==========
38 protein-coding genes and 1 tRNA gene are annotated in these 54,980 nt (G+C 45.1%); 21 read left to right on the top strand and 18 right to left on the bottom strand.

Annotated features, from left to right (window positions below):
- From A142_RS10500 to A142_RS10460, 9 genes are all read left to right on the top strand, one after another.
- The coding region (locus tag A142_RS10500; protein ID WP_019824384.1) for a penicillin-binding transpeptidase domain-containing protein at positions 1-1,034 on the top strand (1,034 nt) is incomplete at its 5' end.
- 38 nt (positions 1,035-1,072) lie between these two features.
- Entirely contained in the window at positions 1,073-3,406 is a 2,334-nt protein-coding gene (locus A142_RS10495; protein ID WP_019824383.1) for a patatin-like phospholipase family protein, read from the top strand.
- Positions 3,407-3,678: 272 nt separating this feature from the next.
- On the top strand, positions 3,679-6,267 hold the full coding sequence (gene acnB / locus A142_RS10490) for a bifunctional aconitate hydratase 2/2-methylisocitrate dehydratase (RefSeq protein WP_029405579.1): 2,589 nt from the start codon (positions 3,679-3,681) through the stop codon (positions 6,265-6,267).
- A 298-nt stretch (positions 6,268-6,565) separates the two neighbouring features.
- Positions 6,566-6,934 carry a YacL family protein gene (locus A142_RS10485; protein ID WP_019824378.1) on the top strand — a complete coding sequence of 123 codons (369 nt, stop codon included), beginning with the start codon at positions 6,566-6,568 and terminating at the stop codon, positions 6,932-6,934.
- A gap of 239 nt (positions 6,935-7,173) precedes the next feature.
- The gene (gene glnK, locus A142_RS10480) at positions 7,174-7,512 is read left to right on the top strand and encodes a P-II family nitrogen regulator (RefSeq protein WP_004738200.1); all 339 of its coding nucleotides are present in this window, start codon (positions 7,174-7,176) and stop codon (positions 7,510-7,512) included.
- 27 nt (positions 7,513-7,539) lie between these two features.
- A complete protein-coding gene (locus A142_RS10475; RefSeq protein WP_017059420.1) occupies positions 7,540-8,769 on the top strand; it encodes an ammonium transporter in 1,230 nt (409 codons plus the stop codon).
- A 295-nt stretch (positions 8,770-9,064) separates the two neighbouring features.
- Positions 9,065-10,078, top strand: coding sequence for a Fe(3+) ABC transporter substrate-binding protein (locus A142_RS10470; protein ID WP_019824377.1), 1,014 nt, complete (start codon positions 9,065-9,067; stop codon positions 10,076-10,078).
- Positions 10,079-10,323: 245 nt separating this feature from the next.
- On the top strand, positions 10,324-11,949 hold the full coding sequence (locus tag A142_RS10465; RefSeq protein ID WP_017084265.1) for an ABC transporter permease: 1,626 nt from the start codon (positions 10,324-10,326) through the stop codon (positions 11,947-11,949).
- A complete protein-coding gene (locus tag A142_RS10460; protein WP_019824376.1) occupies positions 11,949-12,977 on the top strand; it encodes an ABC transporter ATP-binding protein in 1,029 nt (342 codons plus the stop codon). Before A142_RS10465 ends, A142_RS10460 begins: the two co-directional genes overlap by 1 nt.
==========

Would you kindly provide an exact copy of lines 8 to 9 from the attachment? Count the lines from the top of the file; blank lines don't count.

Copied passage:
- On the top strand, positions 3,679-6,267 hold the full coding sequence (gene acnB / locus A142_RS10490) for a bifunctional aconitate hydratase 2/2-methylisocitrate dehydratase (RefSeq protein WP_029405579.1): 2,589 nt from the start codon (positions 3,679-3,681) through the stop codon (positions 6,265-6,267).
- A 298-nt stretch (positions 6,268-6,565) separates the two neighbouring features.